Age at Natural Menopause and Development of Chronic Conditions and Multimorbidity

Results From an Australian Prospective Cohort

Xiaolin Xu; Mark Jones; Gita D. Mishra


Hum Reprod. 2020;35(1):203-211. 

In This Article

Abstract and Introduction


Study Question: Is age at natural menopause (ANM) associated with the development of multiple chronic conditions (multimorbidity) in postmenopausal life?

Summary Answer: Women with premature menopause experience increased odds of developing individual chronic conditions and multimorbidity.

What is Known Already: ANM is considered as a marker of age-related morbidity and mortality in postmenopausal life. Multimorbidity affects more than 60% of older women and has been recognized as the most common 'chronic condition'. Few studies have examined the association between ANM and the development of multimorbidity.

Study Design, Size, Duration: A prospective national cohort study of 11 258 Australian women, aged 45–50 years in 1996. Women were followed from 1996 to 2016.

Participants/Materials, Setting, Methods: Information about ANM and 11 chronic conditions (diabetes, hypertension, heart disease, stroke, arthritis, osteoporosis, asthma, chronic obstructive pulmonary disease, depression, anxiety and breast cancer) were estimated approximately every 3 years. Multimorbidity is defined as 2 or more of these 11 conditions. Generalized estimating equations were used to link the categorical ANM with individual chronic conditions and multimorbidity.

Main Results and the Role of Chance: Among 5107 women reporting ANM, 2.3% experienced premature menopause (≤40 years) and 55.1% developed multimorbidity. Compared with women who experienced menopause at age 50–51 years, women with premature menopause had twice the odds of experiencing multimorbidity by age 60 (OR = 1.98, 95% CI 1.31 to 2.98) and three times the odds of developing multimorbidity in their 60s (OR = 3.03, 95% CI 1.62 to 5.64). Women with premature menopause also experienced higher incidence of most individual chronic conditions.

Limitations, Reasons for Caution: The main limitation of this study was the use of self-reported data, but with repeated assessments from prospective study design and the validity of most of the chronic conditions from hospital data, the potential for non-differential misclassification is minimized.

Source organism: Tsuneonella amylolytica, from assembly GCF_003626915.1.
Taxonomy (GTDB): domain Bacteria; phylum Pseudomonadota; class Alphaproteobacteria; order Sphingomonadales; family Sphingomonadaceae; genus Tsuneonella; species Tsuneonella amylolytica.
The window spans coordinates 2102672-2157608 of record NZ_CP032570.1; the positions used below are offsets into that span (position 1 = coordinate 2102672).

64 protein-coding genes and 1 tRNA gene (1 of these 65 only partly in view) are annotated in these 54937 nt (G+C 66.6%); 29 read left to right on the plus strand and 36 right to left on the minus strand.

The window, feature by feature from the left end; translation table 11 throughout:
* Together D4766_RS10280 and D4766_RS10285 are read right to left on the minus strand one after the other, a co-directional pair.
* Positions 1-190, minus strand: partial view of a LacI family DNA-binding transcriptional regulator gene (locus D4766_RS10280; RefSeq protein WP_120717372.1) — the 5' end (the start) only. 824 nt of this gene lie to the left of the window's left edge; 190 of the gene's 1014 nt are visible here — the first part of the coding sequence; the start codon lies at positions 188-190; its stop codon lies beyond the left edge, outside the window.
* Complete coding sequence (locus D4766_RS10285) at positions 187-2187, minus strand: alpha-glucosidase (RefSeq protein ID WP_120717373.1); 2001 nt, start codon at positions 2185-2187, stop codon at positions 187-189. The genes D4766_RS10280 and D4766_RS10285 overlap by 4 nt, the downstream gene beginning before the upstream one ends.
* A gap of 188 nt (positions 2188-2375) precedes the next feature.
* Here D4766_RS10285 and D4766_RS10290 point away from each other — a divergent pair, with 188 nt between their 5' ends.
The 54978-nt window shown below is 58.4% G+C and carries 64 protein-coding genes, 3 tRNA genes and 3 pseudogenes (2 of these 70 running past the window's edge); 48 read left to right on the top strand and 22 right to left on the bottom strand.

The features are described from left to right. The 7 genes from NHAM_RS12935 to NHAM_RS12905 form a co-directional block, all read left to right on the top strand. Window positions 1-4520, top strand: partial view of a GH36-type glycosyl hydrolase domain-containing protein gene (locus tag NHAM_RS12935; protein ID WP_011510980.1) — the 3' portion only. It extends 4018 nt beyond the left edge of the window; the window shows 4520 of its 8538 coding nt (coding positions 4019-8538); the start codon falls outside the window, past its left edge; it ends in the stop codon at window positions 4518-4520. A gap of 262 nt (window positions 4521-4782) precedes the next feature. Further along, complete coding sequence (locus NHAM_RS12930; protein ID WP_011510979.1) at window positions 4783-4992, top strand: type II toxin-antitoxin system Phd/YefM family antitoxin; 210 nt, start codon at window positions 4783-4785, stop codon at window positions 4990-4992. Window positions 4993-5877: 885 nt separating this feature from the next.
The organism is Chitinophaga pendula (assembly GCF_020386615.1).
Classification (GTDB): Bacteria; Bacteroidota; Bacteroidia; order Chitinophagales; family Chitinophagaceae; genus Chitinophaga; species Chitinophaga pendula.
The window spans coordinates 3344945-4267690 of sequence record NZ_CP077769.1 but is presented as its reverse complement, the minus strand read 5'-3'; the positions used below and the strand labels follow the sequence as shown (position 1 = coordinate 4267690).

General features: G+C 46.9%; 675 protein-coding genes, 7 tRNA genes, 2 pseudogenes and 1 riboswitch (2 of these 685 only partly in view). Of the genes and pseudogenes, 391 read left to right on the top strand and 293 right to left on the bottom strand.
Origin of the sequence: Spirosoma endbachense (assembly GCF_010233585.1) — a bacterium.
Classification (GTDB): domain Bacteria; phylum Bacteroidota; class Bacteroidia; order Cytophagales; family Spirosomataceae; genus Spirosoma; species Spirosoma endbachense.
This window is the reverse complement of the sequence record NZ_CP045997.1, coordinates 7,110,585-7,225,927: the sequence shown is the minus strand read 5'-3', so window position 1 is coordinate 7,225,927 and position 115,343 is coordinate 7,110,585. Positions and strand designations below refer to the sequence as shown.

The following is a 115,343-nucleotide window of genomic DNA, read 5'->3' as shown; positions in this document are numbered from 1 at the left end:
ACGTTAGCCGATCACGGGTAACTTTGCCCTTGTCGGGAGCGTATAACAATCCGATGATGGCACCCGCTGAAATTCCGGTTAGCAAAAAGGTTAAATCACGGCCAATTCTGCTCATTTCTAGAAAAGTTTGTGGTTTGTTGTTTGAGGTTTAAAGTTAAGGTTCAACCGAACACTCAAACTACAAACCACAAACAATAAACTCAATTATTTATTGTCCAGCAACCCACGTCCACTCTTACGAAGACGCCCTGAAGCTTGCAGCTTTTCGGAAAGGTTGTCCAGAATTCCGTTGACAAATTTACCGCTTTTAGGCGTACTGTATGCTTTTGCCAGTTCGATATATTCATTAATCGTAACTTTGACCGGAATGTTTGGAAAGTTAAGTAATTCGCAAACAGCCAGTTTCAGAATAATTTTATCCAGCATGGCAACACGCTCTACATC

Wide Implications of the Findings: To our knowledge, this is the first study to assess the association of premature menopause and development of multimorbidity in a larger national cohort of mid-aged women. Health professionals should consider comprehensive screening and assessment of risk factors for multimorbidity when treating women who experienced premature menopause.

Study Funding/Competing Interest(S): The Australian Longitudinal Study on Women's Health was supported by the Australian Government Department of Health. X.X. is funded by an International Postgraduate Research Scholarship from the Australian government and a UQ Centennial Scholarship from The University of Queensland. G.D.M. is supported by the National Health and Medical Research Council Principal Research Fellowship (APP1121844). None of the authors has any conflicts of interest to declare.


As life expectancy is more than 80 years for women in high-income countries, a third of a woman's life is spent after menopause. The postmenopausal status coincides with increased risks for a range of chronic conditions (Gartlehner et al., 2017). The timing of final menstrual period (age at menopause) differs largely in women and is considered as a marker of age-related morbidity and mortality in postmenopausal life (Jaspers et al., 2015; Mishra et al., 2017). For instance, empirical evidence has uncovered the associations between a woman's age at menopause and her subsequent risk of cardiovascular disease (de Kat et al., 2017), diabetes (Pandeya et al., 2018, Slopien et al., 2018), chronic lung diseases (Campbell et al., 2018; Matulonga-Diakiese et al., 2018), osteoporosis, cognitive function and dementia (Ryan et al., 2014; Georgakis et al., 2016), mental disorders (de Kruif et al., 2016) and premature death (Ossewaarde et al., 2005). However, few studies have examined the association between age at menopause and the development of multiple chronic conditions (also known as multimorbidity).

Loss of ovarian hormones (primarily estrogen) due to menopause affects multiple organs and systems, which further leads to multimorbidity (van Dijk et al., 2015; Rocca et al., 2018). Multimorbidity affects more than 60% of elderly women and has been recognized as the most common 'chronic condition' in older persons (Tinetti et al., 2012; Xu et al., 2017). Multimorbidity is now an emerging research and practice focus for women's postmenopausal health (van Dijk et al., 2015). For instance, Rocca and colleagues found that women who underwent oophorectomy before age of 46 years (premature or early surgical menopause) also experienced an increased risk of accumulation of multimorbidity (number of 18 chronic conditions) compared to women who experienced natural menopause (hazard ratio = 1.22; 95% CI, 1.14–1.31) (Rocca et al., 2016; Rocca et al., 2017). However, there is a paucity of prospective data on the association between age at menopause and the development of multimorbidity among women with natural menopause.

Understanding age at natural menopause (ANM) in relation to the development of chronic conditions and multimorbidity could lead to new strategies to prevent and manage these chronic conditions and multimorbidity (Lobo et al., 2014; van Dijk et al., 2015). In this article, we used data from a prospective cohort of mid-aged women over 20 years to determine whether ANM is associated with the development of individual chronic conditions and multimorbidity.